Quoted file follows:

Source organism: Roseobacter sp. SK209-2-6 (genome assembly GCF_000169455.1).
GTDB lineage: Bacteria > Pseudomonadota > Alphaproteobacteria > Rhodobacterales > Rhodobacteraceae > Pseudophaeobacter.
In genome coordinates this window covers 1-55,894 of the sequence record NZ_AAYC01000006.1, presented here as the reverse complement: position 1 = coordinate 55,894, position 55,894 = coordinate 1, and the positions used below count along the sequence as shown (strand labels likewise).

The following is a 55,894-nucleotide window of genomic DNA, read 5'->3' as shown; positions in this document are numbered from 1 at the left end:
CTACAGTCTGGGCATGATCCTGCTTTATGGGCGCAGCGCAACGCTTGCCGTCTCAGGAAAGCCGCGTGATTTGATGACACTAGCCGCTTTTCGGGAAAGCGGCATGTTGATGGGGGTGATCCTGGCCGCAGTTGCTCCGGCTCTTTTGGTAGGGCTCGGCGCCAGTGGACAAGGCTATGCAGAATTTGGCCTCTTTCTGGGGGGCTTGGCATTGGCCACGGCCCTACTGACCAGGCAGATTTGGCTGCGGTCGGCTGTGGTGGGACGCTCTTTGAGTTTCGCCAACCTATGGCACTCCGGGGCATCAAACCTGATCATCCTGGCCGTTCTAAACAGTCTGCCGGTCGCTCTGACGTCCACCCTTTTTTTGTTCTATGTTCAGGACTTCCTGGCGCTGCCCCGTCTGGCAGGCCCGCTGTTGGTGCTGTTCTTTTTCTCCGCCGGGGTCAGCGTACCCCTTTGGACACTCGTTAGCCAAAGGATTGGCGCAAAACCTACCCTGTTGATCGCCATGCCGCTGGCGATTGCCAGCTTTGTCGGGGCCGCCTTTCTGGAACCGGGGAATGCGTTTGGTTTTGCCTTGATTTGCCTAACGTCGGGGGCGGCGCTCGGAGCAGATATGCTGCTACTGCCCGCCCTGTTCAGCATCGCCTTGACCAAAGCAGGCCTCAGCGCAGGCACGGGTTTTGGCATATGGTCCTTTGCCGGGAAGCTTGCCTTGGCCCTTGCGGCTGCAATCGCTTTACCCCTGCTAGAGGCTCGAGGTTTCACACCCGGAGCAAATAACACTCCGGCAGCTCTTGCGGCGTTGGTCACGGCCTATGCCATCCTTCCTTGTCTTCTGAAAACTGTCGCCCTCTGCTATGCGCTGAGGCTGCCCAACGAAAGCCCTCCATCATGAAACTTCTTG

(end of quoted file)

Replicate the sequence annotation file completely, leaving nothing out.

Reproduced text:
Source organism: Roseobacter sp. SK209-2-6 (genome assembly GCF_000169455.1).
GTDB lineage: Bacteria > Pseudomonadota > Alphaproteobacteria > Rhodobacterales > Rhodobacteraceae > Pseudophaeobacter.
In genome coordinates this window covers 1-55,894 of the sequence record NZ_AAYC01000006.1, presented here as the reverse complement: position 1 = coordinate 55,894, position 55,894 = coordinate 1, and the positions used below count along the sequence as shown (strand labels likewise).

The following is a 55,894-nucleotide window of genomic DNA, read 5'->3' as shown; positions in this document are numbered from 1 at the left end:
CTACAGTCTGGGCATGATCCTGCTTTATGGGCGCAGCGCAACGCTTGCCGTCTCAGGAAAGCCGCGTGATTTGATGACACTAGCCGCTTTTCGGGAAAGCGGCATGTTGATGGGGGTGATCCTGGCCGCAGTTGCTCCGGCTCTTTTGGTAGGGCTCGGCGCCAGTGGACAAGGCTATGCAGAATTTGGCCTCTTTCTGGGGGGCTTGGCATTGGCCACGGCCCTACTGACCAGGCAGATTTGGCTGCGGTCGGCTGTGGTGGGACGCTCTTTGAGTTTCGCCAACCTATGGCACTCCGGGGCATCAAACCTGATCATCCTGGCCGTTCTAAACAGTCTGCCGGTCGCTCTGACGTCCACCCTTTTTTTGTTCTATGTTCAGGACTTCCTGGCGCTGCCCCGTCTGGCAGGCCCGCTGTTGGTGCTGTTCTTTTTCTCCGCCGGGGTCAGCGTACCCCTTTGGACACTCGTTAGCCAAAGGATTGGCGCAAAACCTACCCTGTTGATCGCCATGCCGCTGGCGATTGCCAGCTTTGTCGGGGCCGCCTTTCTGGAACCGGGGAATGCGTTTGGTTTTGCCTTGATTTGCCTAACGTCGGGGGCGGCGCTCGGAGCAGATATGCTGCTACTGCCCGCCCTGTTCAGCATCGCCTTGACCAAAGCAGGCCTCAGCGCAGGCACGGGTTTTGGCATATGGTCCTTTGCCGGGAAGCTTGCCTTGGCCCTTGCGGCTGCAATCGCTTTACCCCTGCTAGAGGCTCGAGGTTTCACACCCGGAGCAAATAACACTCCGGCAGCTCTTGCGGCGTTGGTCACGGCCTATGCCATCCTTCCTTGTCTTCTGAAAACTGTCGCCCTCTGCTATGCGCTGAGGCTGCCCAACGAAAGCCCTCCATCATGAAACTTCTTG